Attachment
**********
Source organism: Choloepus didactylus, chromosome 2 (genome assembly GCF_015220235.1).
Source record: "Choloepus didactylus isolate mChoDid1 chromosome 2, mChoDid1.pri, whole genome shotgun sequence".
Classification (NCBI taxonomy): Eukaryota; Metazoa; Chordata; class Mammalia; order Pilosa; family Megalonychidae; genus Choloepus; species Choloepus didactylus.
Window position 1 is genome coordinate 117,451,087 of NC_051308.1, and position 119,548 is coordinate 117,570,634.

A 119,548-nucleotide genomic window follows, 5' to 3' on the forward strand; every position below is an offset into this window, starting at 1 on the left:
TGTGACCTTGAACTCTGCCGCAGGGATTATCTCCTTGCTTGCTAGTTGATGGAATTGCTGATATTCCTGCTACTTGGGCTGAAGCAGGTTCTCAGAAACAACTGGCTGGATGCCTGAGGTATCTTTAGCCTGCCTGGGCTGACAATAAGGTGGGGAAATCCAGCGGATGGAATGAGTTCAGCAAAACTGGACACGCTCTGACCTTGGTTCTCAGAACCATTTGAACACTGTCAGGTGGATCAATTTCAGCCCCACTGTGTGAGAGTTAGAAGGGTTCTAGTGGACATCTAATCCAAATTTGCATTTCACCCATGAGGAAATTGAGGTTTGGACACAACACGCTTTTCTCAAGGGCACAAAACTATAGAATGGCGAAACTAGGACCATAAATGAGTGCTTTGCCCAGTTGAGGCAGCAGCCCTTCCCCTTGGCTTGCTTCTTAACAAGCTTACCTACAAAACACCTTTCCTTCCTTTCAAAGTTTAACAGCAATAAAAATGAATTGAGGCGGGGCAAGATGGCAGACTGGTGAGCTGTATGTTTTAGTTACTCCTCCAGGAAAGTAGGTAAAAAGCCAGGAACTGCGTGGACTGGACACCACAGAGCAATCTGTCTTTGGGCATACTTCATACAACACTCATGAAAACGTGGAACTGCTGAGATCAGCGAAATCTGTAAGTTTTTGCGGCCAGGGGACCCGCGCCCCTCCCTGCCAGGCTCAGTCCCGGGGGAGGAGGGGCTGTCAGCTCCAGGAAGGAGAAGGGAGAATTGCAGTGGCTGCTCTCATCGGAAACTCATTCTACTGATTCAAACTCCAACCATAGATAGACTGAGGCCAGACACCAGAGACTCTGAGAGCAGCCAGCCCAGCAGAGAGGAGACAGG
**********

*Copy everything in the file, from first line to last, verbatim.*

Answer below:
Source organism: Choloepus didactylus, chromosome 2 (genome assembly GCF_015220235.1).
Source record: "Choloepus didactylus isolate mChoDid1 chromosome 2, mChoDid1.pri, whole genome shotgun sequence".
Classification (NCBI taxonomy): Eukaryota; Metazoa; Chordata; class Mammalia; order Pilosa; family Megalonychidae; genus Choloepus; species Choloepus didactylus.
Window position 1 is genome coordinate 117,451,087 of NC_051308.1, and position 119,548 is coordinate 117,570,634.

A 119,548-nucleotide genomic window follows, 5' to 3' on the forward strand; every position below is an offset into this window, starting at 1 on the left:
TGTGACCTTGAACTCTGCCGCAGGGATTATCTCCTTGCTTGCTAGTTGATGGAATTGCTGATATTCCTGCTACTTGGGCTGAAGCAGGTTCTCAGAAACAACTGGCTGGATGCCTGAGGTATCTTTAGCCTGCCTGGGCTGACAATAAGGTGGGGAAATCCAGCGGATGGAATGAGTTCAGCAAAACTGGACACGCTCTGACCTTGGTTCTCAGAACCATTTGAACACTGTCAGGTGGATCAATTTCAGCCCCACTGTGTGAGAGTTAGAAGGGTTCTAGTGGACATCTAATCCAAATTTGCATTTCACCCATGAGGAAATTGAGGTTTGGACACAACACGCTTTTCTCAAGGGCACAAAACTATAGAATGGCGAAACTAGGACCATAAATGAGTGCTTTGCCCAGTTGAGGCAGCAGCCCTTCCCCTTGGCTTGCTTCTTAACAAGCTTACCTACAAAACACCTTTCCTTCCTTTCAAAGTTTAACAGCAATAAAAATGAATTGAGGCGGGGCAAGATGGCAGACTGGTGAGCTGTATGTTTTAGTTACTCCTCCAGGAAAGTAGGTAAAAAGCCAGGAACTGCGTGGACTGGACACCACAGAGCAATCTGTCTTTGGGCATACTTCATACAACACTCATGAAAACGTGGAACTGCTGAGATCAGCGAAATCTGTAAGTTTTTGCGGCCAGGGGACCCGCGCCCCTCCCTGCCAGGCTCAGTCCCGGGGGAGGAGGGGCTGTCAGCTCCAGGAAGGAGAAGGGAGAATTGCAGTGGCTGCTCTCATCGGAAACTCATTCTACTGATTCAAACTCCAACCATAGATAGACTGAGGCCAGACACCAGAGACTCTGAGAGCAGCCAGCCCAGCAGAGAGGAGACAGG